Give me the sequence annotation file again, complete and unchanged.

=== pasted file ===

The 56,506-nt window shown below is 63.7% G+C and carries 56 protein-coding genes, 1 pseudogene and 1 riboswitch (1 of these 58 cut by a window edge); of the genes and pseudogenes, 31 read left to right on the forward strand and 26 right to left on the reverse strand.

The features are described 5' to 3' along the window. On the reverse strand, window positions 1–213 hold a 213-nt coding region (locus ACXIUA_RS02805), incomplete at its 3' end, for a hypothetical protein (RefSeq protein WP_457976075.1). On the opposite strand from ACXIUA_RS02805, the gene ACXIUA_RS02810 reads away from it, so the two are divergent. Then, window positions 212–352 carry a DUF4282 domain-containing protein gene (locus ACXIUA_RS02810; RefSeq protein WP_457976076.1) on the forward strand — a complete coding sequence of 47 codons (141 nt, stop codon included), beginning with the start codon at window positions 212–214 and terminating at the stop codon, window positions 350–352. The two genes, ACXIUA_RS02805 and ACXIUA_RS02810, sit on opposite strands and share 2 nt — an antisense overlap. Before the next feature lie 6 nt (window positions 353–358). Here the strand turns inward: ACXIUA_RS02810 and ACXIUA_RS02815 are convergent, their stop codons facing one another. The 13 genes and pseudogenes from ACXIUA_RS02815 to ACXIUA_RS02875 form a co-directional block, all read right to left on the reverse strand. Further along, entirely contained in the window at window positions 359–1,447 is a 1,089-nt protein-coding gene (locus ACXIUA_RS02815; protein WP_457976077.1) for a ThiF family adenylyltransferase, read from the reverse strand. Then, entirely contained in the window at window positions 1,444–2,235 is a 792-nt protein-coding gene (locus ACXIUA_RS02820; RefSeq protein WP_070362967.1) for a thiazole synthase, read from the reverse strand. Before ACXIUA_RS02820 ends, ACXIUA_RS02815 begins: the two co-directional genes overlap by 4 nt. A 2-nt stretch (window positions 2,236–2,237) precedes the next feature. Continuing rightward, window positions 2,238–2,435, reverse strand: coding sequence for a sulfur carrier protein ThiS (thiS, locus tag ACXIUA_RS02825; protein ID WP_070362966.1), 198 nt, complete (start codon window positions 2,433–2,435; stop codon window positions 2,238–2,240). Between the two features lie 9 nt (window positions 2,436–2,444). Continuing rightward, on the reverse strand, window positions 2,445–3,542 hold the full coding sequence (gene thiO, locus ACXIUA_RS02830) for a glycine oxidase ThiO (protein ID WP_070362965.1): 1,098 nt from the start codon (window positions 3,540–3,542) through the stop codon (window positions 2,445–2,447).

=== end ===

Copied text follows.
The 56,506-nt window shown below is 63.7% G+C and carries 56 protein-coding genes, 1 pseudogene and 1 riboswitch (1 of these 58 cut by a window edge); of the genes and pseudogenes, 31 read left to right on the forward strand and 26 right to left on the reverse strand.

The features are described 5' to 3' along the window. On the reverse strand, window positions 1–213 hold a 213-nt coding region (locus ACXIUA_RS02805), incomplete at its 3' end, for a hypothetical protein (RefSeq protein WP_457976075.1). On the opposite strand from ACXIUA_RS02805, the gene ACXIUA_RS02810 reads away from it, so the two are divergent. Then, window positions 212–352 carry a DUF4282 domain-containing protein gene (locus ACXIUA_RS02810; RefSeq protein WP_457976076.1) on the forward strand — a complete coding sequence of 47 codons (141 nt, stop codon included), beginning with the start codon at window positions 212–214 and terminating at the stop codon, window positions 350–352. The two genes, ACXIUA_RS02805 and ACXIUA_RS02810, sit on opposite strands and share 2 nt — an antisense overlap. Before the next feature lie 6 nt (window positions 353–358). Here the strand turns inward: ACXIUA_RS02810 and ACXIUA_RS02815 are convergent, their stop codons facing one another. The 13 genes and pseudogenes from ACXIUA_RS02815 to ACXIUA_RS02875 form a co-directional block, all read right to left on the reverse strand. Further along, entirely contained in the window at window positions 359–1,447 is a 1,089-nt protein-coding gene (locus ACXIUA_RS02815; protein WP_457976077.1) for a ThiF family adenylyltransferase, read from the reverse strand. Then, entirely contained in the window at window positions 1,444–2,235 is a 792-nt protein-coding gene (locus ACXIUA_RS02820; RefSeq protein WP_070362967.1) for a thiazole synthase, read from the reverse strand. Before ACXIUA_RS02820 ends, ACXIUA_RS02815 begins: the two co-directional genes overlap by 4 nt. A 2-nt stretch (window positions 2,236–2,237) precedes the next feature. Continuing rightward, window positions 2,238–2,435, reverse strand: coding sequence for a sulfur carrier protein ThiS (thiS, locus tag ACXIUA_RS02825; protein ID WP_070362966.1), 198 nt, complete (start codon window positions 2,433–2,435; stop codon window positions 2,238–2,240). Between the two features lie 9 nt (window positions 2,436–2,444). Continuing rightward, on the reverse strand, window positions 2,445–3,542 hold the full coding sequence (gene thiO, locus ACXIUA_RS02830) for a glycine oxidase ThiO (protein ID WP_070362965.1): 1,098 nt from the start codon (window positions 3,540–3,542) through the stop codon (window positions 2,445–2,447).